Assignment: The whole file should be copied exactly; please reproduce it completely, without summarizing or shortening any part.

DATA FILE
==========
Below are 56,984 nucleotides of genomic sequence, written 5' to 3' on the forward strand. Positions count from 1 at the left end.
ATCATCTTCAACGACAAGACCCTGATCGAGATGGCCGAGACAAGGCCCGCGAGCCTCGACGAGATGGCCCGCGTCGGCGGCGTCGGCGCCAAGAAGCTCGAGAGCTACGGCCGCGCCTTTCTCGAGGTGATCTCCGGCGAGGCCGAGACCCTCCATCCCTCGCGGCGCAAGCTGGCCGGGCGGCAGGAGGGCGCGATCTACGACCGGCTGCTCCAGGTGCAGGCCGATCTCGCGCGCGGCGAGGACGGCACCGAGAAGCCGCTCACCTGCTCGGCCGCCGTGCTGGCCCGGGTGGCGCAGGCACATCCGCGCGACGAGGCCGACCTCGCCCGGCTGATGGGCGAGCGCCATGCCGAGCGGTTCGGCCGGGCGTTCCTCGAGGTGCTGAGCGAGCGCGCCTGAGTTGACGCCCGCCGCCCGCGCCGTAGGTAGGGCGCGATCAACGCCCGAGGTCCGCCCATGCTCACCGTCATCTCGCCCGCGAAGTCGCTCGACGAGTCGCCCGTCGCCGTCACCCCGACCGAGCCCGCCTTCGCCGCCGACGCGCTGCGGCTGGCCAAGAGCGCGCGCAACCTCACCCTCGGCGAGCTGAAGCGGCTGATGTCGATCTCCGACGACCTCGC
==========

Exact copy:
Below are 56,984 nucleotides of genomic sequence, written 5' to 3' on the forward strand. Positions count from 1 at the left end.
ATCATCTTCAACGACAAGACCCTGATCGAGATGGCCGAGACAAGGCCCGCGAGCCTCGACGAGATGGCCCGCGTCGGCGGCGTCGGCGCCAAGAAGCTCGAGAGCTACGGCCGCGCCTTTCTCGAGGTGATCTCCGGCGAGGCCGAGACCCTCCATCCCTCGCGGCGCAAGCTGGCCGGGCGGCAGGAGGGCGCGATCTACGACCGGCTGCTCCAGGTGCAGGCCGATCTCGCGCGCGGCGAGGACGGCACCGAGAAGCCGCTCACCTGCTCGGCCGCCGTGCTGGCCCGGGTGGCGCAGGCACATCCGCGCGACGAGGCCGACCTCGCCCGGCTGATGGGCGAGCGCCATGCCGAGCGGTTCGGCCGGGCGTTCCTCGAGGTGCTGAGCGAGCGCGCCTGAGTTGACGCCCGCCGCCCGCGCCGTAGGTAGGGCGCGATCAACGCCCGAGGTCCGCCCATGCTCACCGTCATCTCGCCCGCGAAGTCGCTCGACGAGTCGCCCGTCGCCGTCACCCCGACCGAGCCCGCCTTCGCCGCCGACGCGCTGCGGCTGGCCAAGAGCGCGCGCAACCTCACCCTCGGCGAGCTGAAGCGGCTGATGTCGATCTCCGACGACCTCGC